• paul35mm

      April 7, 2014 at 6:00 pm

      I agree with the core of what you say. Monreal has struggled against quality opponents all season, however it was Podolski who left him all alone on the left. Flamini and Arteta just do not have the pace to defend int he space in front of the back four and a high line is disastrous when the opposing team has pace because without Koscielny, our back line has only Sagna. I don’t think Vermaelen was any worse than mertesacker; the problem is, they are the same player. The difference is, Vermaelen wants to push up the field but lacks the pace to get back; while the BFG knows he’s slow and does a better job compensating.

      What the gunners need is; Eliaquim Mangala in the middle, Ricardo Rodrigues on the left of the defense, a quality holding midfielder like Lars Bender, Maxime Gonalons, or Fernando (my favorite) and a quality back up for Sagna (Serge Aurier or Calum Chambers) who could then be moved to where he’s needed to react to opponent’s strength.

      Add in fast left and right wingers (Draxler/Griezemann & someone like Nani or Angel DiMaria) to put pressure on opposing fullbacks to keep them out of the attack (Seamus Coleman was a handful for Sagna)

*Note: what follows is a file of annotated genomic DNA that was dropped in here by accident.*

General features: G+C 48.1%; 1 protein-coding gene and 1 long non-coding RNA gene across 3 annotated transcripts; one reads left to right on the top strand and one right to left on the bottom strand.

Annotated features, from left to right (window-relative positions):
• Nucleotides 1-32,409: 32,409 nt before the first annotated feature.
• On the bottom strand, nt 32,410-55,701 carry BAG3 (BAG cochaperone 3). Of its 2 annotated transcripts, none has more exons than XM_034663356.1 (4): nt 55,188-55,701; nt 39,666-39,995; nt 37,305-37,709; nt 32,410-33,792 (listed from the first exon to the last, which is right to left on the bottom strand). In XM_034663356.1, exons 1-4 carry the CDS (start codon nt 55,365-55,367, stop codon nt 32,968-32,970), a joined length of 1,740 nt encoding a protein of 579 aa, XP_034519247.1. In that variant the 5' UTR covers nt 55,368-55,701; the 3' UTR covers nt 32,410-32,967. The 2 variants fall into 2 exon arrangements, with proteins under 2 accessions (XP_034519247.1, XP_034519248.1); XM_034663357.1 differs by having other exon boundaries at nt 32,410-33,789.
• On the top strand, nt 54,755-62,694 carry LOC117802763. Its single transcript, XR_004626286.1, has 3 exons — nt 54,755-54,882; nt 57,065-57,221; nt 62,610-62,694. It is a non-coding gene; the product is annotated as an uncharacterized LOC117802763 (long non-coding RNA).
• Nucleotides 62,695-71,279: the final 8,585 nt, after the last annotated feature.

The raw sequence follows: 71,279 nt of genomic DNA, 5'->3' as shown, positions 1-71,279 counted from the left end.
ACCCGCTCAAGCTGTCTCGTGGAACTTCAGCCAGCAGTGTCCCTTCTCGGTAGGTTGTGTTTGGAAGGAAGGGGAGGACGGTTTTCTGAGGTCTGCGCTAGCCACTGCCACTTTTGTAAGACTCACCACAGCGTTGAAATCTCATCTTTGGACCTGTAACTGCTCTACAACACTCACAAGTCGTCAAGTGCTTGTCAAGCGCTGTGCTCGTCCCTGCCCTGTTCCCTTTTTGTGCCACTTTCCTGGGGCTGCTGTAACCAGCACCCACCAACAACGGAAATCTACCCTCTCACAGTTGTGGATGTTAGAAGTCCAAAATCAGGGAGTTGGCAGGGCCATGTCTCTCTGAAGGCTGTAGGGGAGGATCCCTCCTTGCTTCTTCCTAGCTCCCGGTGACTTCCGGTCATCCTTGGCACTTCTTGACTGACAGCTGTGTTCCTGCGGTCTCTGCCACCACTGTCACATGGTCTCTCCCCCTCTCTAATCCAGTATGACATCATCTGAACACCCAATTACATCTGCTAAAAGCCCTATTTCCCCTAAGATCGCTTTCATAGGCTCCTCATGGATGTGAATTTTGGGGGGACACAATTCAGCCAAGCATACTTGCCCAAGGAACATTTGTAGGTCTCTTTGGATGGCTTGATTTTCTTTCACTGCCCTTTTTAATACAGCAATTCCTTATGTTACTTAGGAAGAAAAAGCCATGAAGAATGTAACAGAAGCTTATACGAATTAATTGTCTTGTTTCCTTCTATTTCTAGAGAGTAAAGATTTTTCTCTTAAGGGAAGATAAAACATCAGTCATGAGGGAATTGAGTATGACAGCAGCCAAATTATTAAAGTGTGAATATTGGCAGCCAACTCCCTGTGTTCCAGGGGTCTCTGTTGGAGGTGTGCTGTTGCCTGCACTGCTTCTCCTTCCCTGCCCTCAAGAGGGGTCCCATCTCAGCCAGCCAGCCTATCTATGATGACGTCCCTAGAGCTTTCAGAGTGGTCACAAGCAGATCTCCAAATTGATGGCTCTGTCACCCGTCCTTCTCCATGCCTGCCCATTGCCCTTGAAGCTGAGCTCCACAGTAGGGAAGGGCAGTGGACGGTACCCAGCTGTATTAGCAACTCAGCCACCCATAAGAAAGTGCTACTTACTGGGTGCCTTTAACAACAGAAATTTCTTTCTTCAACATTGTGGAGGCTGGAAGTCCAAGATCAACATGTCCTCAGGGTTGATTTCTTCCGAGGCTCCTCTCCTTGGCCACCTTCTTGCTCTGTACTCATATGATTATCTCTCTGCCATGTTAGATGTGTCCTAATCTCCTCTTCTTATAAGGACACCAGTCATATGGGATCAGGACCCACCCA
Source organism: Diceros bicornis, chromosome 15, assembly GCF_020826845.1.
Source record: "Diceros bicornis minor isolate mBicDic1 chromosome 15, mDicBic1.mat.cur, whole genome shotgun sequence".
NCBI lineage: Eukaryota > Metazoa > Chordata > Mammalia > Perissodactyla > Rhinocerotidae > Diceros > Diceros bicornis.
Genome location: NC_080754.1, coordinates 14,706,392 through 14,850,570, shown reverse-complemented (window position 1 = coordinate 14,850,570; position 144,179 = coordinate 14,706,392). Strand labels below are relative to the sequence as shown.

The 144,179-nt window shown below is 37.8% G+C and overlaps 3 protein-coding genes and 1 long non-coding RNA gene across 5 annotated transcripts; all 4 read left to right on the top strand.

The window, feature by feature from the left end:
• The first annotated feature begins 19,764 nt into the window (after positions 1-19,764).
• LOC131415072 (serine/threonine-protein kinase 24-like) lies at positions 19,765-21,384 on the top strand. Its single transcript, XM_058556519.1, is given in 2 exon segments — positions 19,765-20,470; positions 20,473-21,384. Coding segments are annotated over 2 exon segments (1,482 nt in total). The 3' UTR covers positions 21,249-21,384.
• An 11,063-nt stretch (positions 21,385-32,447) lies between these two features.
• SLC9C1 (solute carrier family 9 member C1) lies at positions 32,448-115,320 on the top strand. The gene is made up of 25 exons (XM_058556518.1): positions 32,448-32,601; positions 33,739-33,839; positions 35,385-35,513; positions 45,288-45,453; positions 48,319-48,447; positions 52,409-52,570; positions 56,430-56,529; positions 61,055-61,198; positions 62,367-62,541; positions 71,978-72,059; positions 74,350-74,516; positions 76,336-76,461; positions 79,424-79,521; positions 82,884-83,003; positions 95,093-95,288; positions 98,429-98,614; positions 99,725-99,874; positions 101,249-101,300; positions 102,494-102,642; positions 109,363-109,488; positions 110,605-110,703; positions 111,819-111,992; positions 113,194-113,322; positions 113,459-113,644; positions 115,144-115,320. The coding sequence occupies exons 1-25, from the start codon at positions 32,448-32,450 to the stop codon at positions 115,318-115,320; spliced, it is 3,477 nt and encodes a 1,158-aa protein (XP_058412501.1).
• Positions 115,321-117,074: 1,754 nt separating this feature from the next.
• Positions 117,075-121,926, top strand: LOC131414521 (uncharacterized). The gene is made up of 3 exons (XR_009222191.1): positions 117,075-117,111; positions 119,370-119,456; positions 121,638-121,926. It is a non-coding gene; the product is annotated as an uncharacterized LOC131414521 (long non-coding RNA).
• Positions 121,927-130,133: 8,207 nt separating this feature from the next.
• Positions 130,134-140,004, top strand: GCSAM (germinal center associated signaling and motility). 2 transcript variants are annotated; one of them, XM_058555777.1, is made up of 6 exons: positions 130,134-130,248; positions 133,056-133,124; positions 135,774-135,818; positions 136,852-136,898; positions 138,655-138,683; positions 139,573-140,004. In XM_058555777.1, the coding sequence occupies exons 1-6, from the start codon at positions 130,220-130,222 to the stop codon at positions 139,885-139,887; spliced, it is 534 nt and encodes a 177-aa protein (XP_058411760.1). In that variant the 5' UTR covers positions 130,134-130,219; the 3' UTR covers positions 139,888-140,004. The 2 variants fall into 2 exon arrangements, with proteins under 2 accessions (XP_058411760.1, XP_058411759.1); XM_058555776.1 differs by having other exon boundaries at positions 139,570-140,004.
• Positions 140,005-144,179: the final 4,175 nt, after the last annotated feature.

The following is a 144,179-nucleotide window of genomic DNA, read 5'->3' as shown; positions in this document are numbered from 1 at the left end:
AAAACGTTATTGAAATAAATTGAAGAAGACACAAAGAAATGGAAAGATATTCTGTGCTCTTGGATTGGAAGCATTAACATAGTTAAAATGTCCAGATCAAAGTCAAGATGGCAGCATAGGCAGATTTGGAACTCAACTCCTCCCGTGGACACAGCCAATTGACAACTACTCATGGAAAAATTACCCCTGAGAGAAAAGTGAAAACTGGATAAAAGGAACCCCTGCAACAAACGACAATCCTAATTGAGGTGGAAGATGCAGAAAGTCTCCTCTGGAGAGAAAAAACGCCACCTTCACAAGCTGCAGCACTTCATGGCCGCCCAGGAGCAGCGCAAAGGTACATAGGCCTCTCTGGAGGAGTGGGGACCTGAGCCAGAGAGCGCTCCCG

I hope I never see Yaya Sanogo sgain. Ever. Please! There’s one good Yaya in the PL and his last name is Toure.

  4. Pingback: 4 Talking Points From Arsenal’s Disappointing Loss - FANatic

  5. Emmanuel

    April 7, 2014 at 3:18 pm

    You see, some of us love this club so much that we don’t want it to slip down to a mid-table club. As Winterburn, a former Arsenal player remarked somewhere today, this Arsenal team is not very far from the other top teams. What needs to be done is very simple. Arsene Wenger should discard his stupid stubbornness and go out there and strengthen the squad adequately with some good quality players, especially in the striking and holding mid-field positions. If someone, a reputable manager like Wenger is very much aware that his squad is very thin and at the same time prone to injury more than any other team in the Premiership, and stubbornly refuses to take care of this during the available transfer windows, then something serious must be wrong. Should we really wonder why Arsenal always collapses every season between February and March.